1. Cock-of-the-rock (pictured above), Manu NP, Peru
There are beautiful birds and there are strange birds, and normally they are distinct groups. But there is an exception to this rule – the shimmering, neon-orange-and-black-coloured Andean cock-of-the-rock with its perfect semicircle of a crest atop its head (though in some ways the Guianan species looks even more eccentric). Found in the mid-altitude cloud forests of the Andes, the cock-of-the-rock is also renowned for its lek dancing, in which groups of males strut their stuff to potential females. The upper reaches of Manu National Park, one of the world’s biodiversity hotspots, in southern Peru is as good a place as any to start your quest.
2. Southern brown kiwi, Stewart Island, New Zealand
New Zealand’s Stewart Island is the stronghold of the country’s national bird, the kiwi. In fact there are six species to be found here, including the endemic subspecies of the southern brown kiwi or tokoeka. These bizarre, flightless creatures are the closest living relatives of the extinct – and even more extraordinary – elephant birds of Madagascar, and it’s said they are easier to see here because they are not purely nocturnal. Some 20,000 were recorded on the island in the 2013 census.
3. Gyrfalcon, Lake Myvatn, Iceland
With a wingspan at least 15 per cent greater than a peregrine’s, the gyrfalcon (pronounced ‘jer’ as opposed to ‘grr’) is the world’s largest and heaviest falcon, and as a specialist of the Arctic tundra inhabits some of the world’s most spectacular locations. There are no guaranteed sightings for a bird as elusive and as well camouflaged as the gyrfalcon, but on the plus side Lake Myvatn is easy to access and worth visiting for other reasons. Watch for a gyrfalcon circling the sky (the species may get its common name from gyrus, the Latin for circle) in search of its food item of choice, the ptarmigan.
4. Red-crowned crane, Tsurui Ito Tancho Sanctuary, Japan
Perhaps more than any other bird, cranes are renowned for their graceful balletic dancing, and during the winter in Tsurui Ito Tancho Sanctuary, on the island of Hokkaido, you can watch red-crowned cranes performing on a stage of snowfields. As well as dancing, courtship involves a duet of calls in which male and female stand together with their heads thrown backwards and their beaks pointing towards the sky. In the summer they breed in the Kushiro Shitsugen marshes. The bird’s Japanese name Sarurunkamui means ‘god of the wetland’.
5. Bearded vulture, Ordesa NP, Spain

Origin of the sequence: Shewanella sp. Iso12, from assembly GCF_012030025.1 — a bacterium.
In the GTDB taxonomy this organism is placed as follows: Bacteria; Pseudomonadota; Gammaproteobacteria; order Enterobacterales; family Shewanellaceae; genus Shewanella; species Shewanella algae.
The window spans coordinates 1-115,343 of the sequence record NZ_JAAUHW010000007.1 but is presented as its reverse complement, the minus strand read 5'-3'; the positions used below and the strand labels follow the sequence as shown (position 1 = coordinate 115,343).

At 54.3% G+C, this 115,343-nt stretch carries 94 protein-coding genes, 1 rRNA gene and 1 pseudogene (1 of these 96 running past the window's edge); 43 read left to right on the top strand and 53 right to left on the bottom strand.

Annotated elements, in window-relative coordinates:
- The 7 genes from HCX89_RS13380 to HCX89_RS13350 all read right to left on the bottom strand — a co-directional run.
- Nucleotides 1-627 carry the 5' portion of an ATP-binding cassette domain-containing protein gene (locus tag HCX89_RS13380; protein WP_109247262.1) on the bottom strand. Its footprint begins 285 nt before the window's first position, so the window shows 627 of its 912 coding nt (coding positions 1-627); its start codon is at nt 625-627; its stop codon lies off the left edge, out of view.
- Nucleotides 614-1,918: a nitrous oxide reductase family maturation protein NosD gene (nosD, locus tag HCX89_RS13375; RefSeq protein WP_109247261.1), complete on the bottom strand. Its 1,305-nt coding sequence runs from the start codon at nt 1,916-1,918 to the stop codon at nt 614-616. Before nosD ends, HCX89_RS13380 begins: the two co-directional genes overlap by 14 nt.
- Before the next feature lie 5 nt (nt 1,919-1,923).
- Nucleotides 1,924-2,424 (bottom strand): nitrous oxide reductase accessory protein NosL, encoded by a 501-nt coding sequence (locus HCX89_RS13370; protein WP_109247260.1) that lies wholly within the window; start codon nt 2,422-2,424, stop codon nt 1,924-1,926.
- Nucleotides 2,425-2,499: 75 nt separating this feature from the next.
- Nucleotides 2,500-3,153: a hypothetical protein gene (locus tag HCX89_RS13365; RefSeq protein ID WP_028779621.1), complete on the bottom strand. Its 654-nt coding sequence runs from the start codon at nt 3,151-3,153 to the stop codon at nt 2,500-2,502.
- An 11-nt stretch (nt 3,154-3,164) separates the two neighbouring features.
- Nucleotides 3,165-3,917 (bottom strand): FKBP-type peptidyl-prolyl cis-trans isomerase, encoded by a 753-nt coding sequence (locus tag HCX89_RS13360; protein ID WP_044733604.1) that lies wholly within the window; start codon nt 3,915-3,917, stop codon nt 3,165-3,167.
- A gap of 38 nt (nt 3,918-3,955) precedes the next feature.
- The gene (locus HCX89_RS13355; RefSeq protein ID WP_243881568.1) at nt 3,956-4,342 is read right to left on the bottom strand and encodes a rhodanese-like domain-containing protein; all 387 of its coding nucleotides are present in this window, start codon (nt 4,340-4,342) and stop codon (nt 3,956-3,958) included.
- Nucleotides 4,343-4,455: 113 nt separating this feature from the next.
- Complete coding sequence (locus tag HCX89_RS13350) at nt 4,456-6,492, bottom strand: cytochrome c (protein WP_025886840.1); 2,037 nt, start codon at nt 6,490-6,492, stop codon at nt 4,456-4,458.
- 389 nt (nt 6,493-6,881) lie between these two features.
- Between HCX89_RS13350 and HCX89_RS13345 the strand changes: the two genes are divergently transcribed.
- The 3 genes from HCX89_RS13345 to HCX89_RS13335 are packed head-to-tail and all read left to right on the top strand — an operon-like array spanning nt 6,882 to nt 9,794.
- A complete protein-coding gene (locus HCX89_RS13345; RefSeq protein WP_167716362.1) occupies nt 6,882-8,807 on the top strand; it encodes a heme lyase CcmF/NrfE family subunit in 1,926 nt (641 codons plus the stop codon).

The bearded vulture is also known as the lammergeier – the ‘lamb-hawk’ – in the mistaken belief that it takes lambs. A better name for the huge and distinctive bearded vulture is its Spanish one, quebrantahuesos – the ‘bone-breaker’. It’s said to be the only living bird species that specialises in eating bone marrow, and it does this by dropping bones from a height to smash onto the rocks below. It’s rare in Europe, with no more than 700 breeding pairs in total, but you’ve got an excellent chance of a sighting in the Spanish Pyrenees and Ordesa National Park in particular.
6. Sri Lanka blue magpie, Sinharaja Forest Reserve, Sri Lanka
For a small country, Sri Lanka has a good number of species found nowhere else in the world, and 19 (out of 20 endemics in total) can be seen at Sinharaja Forest Reserve. With its bold chestnut-and-vivid-blue plumage and bright red bill, eye rings, legs and feet, the blue magpie is as spectacular as it is rare. Though finding wildlife in dense rainforest is never easy, this can be a noisy species that moves around in flocks of as many as six or seven individuals.
7. Wandering albatross, South Georgia, South Atlantic
The world’s largest and surely most romantic seabird, the wandering albatross spends much of its life at sea, gliding low over the waves of the Southern Ocean on its 3m wingspan. When it comes ashore to breed – only once every two years at most – one of the places it chooses is Prion Island, South Georgia. Though numbers here have decreased in the past 30 years – they were down from an estimated 60 pairs in 1984 to 29 in 2013 – this still provides intimate views of these extraordinary birds in a thrillingly wild and windswept location.
8. Southern carmine bee-eater, South Luangwa NP, Zambia
Some sources say breeding colonies number up to 1,000 birds, others up to 10,000, but watching a group of even 100 of these enchanting birds can be a magical experience. There are, it’s true, many places in Southern Africa to see them, but standing by the banks of the untamed and undammed Luangwa River, as the heat of the day begins to dissipate, is surely about as perfect a spot and time as any. They return from coastal areas of Mozambique and Tanzania around September, staying until the New Year. Busy as well as beautiful, they dig nestholes in the river’s sandy banks that are up to 2m deep.